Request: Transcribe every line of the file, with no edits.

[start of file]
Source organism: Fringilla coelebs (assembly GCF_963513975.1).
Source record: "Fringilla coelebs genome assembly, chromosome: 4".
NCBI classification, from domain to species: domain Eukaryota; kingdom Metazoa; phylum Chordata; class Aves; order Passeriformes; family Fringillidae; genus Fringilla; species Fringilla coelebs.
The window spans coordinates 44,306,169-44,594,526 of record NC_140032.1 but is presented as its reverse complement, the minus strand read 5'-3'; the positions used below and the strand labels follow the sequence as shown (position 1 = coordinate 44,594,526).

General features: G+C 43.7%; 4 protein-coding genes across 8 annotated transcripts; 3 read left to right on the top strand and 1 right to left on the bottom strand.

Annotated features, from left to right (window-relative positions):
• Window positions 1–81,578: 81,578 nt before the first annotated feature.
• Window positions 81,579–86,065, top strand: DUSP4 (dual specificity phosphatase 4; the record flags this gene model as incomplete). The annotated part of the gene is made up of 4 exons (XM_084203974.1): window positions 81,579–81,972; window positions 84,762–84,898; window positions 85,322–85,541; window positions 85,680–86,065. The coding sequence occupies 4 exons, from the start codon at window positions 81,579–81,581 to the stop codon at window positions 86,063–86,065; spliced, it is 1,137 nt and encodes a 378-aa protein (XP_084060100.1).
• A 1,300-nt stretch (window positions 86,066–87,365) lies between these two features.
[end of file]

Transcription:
Source organism: Fringilla coelebs (assembly GCF_963513975.1).
Source record: "Fringilla coelebs genome assembly, chromosome: 4".
NCBI classification, from domain to species: domain Eukaryota; kingdom Metazoa; phylum Chordata; class Aves; order Passeriformes; family Fringillidae; genus Fringilla; species Fringilla coelebs.
The window spans coordinates 44,306,169-44,594,526 of record NC_140032.1 but is presented as its reverse complement, the minus strand read 5'-3'; the positions used below and the strand labels follow the sequence as shown (position 1 = coordinate 44,594,526).

General features: G+C 43.7%; 4 protein-coding genes across 8 annotated transcripts; 3 read left to right on the top strand and 1 right to left on the bottom strand.

Annotated features, from left to right (window-relative positions):
• Window positions 1–81,578: 81,578 nt before the first annotated feature.
• Window positions 81,579–86,065, top strand: DUSP4 (dual specificity phosphatase 4; the record flags this gene model as incomplete). The annotated part of the gene is made up of 4 exons (XM_084203974.1): window positions 81,579–81,972; window positions 84,762–84,898; window positions 85,322–85,541; window positions 85,680–86,065. The coding sequence occupies 4 exons, from the start codon at window positions 81,579–81,581 to the stop codon at window positions 86,063–86,065; spliced, it is 1,137 nt and encodes a 378-aa protein (XP_084060100.1).
• A 1,300-nt stretch (window positions 86,066–87,365) lies between these two features.